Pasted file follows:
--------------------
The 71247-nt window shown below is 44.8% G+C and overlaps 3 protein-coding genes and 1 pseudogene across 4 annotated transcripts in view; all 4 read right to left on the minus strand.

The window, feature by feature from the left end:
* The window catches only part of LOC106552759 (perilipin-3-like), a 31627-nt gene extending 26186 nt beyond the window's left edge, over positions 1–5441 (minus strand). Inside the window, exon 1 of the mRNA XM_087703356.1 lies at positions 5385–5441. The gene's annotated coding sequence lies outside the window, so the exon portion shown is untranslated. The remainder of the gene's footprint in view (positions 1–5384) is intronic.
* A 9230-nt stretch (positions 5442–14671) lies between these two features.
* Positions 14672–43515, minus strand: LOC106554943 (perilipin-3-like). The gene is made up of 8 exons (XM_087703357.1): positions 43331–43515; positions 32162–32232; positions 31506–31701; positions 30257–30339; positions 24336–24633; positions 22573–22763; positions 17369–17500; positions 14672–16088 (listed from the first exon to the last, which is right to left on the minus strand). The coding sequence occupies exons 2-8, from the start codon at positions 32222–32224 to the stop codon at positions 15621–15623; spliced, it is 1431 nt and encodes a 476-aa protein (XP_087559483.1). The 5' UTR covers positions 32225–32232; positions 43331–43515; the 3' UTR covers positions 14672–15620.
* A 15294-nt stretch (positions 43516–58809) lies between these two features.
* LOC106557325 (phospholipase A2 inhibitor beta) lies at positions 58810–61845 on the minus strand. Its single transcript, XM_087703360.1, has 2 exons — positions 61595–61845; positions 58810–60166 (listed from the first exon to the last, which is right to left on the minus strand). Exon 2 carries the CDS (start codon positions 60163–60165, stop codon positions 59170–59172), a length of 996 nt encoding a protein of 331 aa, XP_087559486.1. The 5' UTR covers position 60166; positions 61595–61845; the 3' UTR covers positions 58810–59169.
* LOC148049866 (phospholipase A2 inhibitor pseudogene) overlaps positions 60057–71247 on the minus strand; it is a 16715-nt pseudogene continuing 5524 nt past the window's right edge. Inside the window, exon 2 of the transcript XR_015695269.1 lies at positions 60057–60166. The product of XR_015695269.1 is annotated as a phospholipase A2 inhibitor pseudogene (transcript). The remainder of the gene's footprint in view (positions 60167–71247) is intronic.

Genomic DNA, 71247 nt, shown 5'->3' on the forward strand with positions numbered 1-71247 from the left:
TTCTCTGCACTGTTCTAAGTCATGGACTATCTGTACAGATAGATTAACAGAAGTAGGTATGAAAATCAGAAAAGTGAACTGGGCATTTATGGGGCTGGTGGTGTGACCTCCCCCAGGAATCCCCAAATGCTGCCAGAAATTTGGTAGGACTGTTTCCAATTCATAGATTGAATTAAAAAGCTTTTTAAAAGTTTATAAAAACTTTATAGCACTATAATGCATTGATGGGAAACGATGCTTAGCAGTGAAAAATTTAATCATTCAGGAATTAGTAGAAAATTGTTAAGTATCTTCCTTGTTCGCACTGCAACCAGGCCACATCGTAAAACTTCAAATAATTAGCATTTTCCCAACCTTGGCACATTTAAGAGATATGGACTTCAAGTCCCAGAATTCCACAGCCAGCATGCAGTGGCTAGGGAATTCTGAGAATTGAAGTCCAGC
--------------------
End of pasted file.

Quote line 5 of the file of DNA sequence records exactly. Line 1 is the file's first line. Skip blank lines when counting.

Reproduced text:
* Positions 14672–43515, minus strand: LOC106554943 (perilipin-3-like). The gene is made up of 8 exons (XM_087703357.1): positions 43331–43515; positions 32162–32232; positions 31506–31701; positions 30257–30339; positions 24336–24633; positions 22573–22763; positions 17369–17500; positions 14672–16088 (listed from the first exon to the last, which is right to left on the minus strand). The coding sequence occupies exons 2-8, from the start codon at positions 32222–32224 to the stop codon at positions 15621–15623; spliced, it is 1431 nt and encodes a 476-aa protein (XP_087559483.1). The 5' UTR covers positions 32225–32232; positions 43331–43515; the 3' UTR covers positions 14672–15620.